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Did you Know?
In Did you Know? the National Geographic magazine team shares extra information we gathered to expand your knowledge of our featured subjects.
Did You Know?

A.D. 762 the Abbasid Caliph al-Mansur began construction of a new administrative center at a place where the Tigris and Euphrates Rivers flow close to each other and were joined by a canal. Al-Mansur named his new capital Madinat al-Salam, meaning City of Peace, but the name by which we know the city, Baghdad, comes from earlier settlements at the site and may date from as long ago as the time of Hammurapi, about 1800 B.C.

Detailed accounts written at the time of construction and in the years following when Baghdad was the cultural center of the Islamic world relate that al-Mansur built the core of his city as an enormous fortified circle almost a mile and half in diameter. The circle was cut by four equally spaced gates, and from each gate a broad, paved road arrowed toward the center, piercing a series of walls before reaching the palace in a central square. A traveler arriving at Baghdad—perhaps for an audience with the caliph—would first cross a moat some 65 feet (20 meters) wide and then go through an outer wall, reported to have been 30 feet (10 meters) thick. Inside that wall, the traveler crossed a wide ring of open ground surrounding a second wall. This wall, the main defense wall, was 150 feet (45 meters) thick at its base and 100 feet (30 meters) high. Inside the main wall, our traveler found another open ring, although in this space the avenue he traveled on was lined with arcades for shops and markets. From the primary roads, streets were carefully laid out for residential areas designed to include neighborhood mosques and baths.  Continuing toward the center of the city, the traveler passed through a third wall and at last entered the inner circle of Baghdad.  Here stood the caliph's palace, topped by a great green dome that rose to a height of 150 feet (45 meters) and was surmounted by a statue of a horseman. Flanking the palace were the caliph's mosque, houses for the royal family, and offices for important administrative departments.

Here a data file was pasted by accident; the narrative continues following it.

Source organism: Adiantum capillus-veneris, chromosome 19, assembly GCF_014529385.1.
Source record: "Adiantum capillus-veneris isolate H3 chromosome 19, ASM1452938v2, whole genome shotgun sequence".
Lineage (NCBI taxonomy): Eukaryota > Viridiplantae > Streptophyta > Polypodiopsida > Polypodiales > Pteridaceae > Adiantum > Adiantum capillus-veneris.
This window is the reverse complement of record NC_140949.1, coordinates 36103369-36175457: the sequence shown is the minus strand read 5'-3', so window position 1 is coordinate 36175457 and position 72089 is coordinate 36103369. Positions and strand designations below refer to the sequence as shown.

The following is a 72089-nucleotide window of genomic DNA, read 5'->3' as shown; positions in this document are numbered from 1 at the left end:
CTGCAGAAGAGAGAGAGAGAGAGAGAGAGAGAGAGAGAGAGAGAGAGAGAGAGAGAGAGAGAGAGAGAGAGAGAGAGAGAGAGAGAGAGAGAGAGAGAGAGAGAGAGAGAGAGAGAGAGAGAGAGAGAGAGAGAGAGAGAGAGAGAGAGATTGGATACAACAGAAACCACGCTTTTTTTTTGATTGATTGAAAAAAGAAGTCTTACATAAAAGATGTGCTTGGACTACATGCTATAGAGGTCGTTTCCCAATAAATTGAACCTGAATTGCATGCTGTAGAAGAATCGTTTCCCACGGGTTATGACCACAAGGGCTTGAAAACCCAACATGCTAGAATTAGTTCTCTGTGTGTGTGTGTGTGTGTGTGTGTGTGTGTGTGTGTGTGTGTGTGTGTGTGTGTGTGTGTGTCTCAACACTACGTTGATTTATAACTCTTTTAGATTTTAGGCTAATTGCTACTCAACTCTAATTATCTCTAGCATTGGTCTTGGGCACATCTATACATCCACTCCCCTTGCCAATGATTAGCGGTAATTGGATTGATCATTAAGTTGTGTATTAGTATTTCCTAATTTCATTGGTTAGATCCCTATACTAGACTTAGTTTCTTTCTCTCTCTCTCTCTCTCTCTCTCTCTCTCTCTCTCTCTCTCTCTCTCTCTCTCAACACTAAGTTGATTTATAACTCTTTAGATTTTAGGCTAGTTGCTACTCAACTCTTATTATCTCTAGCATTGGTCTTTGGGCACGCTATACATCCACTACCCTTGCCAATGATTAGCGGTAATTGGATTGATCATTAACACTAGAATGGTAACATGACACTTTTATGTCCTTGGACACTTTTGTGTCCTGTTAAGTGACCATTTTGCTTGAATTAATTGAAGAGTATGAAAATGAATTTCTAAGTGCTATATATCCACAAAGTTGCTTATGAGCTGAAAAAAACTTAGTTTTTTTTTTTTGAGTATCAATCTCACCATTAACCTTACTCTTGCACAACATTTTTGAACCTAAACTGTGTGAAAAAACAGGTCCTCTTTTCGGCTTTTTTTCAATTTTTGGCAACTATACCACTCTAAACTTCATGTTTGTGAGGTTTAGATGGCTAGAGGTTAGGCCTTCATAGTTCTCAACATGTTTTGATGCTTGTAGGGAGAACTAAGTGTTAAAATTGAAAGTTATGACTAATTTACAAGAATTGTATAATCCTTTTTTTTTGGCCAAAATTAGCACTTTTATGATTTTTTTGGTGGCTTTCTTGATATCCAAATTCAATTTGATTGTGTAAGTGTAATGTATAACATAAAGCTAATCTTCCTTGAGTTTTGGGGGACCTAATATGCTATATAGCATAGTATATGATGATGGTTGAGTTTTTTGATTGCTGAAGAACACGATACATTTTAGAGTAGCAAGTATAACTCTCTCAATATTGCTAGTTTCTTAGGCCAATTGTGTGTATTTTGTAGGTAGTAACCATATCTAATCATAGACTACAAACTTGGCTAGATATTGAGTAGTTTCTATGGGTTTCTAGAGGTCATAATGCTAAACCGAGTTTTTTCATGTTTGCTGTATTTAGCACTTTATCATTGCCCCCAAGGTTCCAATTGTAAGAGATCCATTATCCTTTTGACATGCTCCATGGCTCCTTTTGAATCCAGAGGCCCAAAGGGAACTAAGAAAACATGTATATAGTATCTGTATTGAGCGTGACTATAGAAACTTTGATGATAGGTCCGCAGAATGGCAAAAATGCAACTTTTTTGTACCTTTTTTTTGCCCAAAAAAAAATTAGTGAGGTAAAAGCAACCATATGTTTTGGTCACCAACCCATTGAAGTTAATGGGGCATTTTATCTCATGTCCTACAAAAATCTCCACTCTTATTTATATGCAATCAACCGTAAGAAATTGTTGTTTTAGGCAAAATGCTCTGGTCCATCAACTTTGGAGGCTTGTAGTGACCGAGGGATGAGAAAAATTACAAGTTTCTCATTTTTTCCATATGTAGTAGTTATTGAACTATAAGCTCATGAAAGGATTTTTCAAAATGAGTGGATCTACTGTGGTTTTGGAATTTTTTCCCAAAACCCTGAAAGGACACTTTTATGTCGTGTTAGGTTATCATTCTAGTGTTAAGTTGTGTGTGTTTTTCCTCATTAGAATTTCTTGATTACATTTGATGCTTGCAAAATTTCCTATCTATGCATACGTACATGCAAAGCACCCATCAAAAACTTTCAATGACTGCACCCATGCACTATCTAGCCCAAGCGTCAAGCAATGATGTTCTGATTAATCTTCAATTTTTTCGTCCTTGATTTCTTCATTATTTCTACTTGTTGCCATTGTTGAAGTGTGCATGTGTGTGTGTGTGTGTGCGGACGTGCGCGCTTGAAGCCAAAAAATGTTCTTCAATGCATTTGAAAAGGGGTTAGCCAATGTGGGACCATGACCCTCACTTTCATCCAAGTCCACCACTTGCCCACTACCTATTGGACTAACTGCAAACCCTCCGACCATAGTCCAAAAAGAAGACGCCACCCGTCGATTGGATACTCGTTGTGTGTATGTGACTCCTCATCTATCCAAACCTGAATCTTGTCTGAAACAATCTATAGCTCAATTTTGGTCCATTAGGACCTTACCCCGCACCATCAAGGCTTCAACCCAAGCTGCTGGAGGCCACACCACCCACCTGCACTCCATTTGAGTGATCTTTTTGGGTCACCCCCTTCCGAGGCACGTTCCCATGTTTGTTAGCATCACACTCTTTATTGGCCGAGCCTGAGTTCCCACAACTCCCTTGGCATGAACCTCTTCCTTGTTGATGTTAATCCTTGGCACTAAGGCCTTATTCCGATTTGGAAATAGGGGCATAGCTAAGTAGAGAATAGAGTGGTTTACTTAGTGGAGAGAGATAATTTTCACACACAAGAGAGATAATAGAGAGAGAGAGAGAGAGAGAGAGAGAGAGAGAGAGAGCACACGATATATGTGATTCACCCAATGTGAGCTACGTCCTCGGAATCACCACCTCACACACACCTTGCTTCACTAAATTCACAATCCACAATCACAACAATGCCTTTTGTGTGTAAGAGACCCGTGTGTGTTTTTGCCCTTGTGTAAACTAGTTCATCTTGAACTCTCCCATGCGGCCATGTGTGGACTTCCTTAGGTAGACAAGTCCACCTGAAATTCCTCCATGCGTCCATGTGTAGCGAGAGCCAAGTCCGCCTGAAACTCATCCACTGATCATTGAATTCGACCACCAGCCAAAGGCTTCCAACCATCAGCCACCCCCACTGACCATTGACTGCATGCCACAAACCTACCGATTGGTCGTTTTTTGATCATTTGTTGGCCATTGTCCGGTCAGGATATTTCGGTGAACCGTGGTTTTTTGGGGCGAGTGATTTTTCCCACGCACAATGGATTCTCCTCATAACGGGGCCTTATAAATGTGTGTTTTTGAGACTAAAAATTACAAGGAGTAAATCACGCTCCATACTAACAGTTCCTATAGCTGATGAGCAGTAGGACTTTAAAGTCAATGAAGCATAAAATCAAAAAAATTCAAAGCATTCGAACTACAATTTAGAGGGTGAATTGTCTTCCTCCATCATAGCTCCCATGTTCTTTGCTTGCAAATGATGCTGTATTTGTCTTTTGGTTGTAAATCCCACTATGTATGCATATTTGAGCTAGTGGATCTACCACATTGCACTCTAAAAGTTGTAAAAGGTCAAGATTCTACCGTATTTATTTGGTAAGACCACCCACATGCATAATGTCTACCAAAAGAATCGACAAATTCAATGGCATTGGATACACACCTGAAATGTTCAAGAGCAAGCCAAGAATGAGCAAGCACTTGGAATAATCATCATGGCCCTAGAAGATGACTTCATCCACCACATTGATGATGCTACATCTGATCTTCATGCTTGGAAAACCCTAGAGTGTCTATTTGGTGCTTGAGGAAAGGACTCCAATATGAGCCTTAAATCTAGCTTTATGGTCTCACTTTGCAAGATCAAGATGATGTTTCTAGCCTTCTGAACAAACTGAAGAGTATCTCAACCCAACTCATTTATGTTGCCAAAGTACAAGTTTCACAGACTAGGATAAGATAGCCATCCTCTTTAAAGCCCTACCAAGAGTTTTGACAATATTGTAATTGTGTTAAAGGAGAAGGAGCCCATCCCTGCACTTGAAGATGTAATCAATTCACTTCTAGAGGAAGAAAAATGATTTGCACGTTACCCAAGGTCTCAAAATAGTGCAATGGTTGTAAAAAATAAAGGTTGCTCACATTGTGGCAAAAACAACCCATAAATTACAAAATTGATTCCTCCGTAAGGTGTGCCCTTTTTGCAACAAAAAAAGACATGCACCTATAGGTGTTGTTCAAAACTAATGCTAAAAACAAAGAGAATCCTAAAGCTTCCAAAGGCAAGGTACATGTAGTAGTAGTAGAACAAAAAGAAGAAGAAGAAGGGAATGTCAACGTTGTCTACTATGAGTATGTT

Today nothing remains that can be identified as a part of al-Mansur's city. Almost as soon as it was completed the public markets were moved outside the circular walls for security purposes. Suburbs grew around the market and soon spread to both sides of the Tigris. Later caliphs built new palaces outside the walls and soon the old section fell into disrepair.  After a disastrous flood in 1075, the caliph took down a portion of the original fortifications and then, over time, as the city grew and building materials were needed, the old city simply disappeared.

—Patricia Kellogg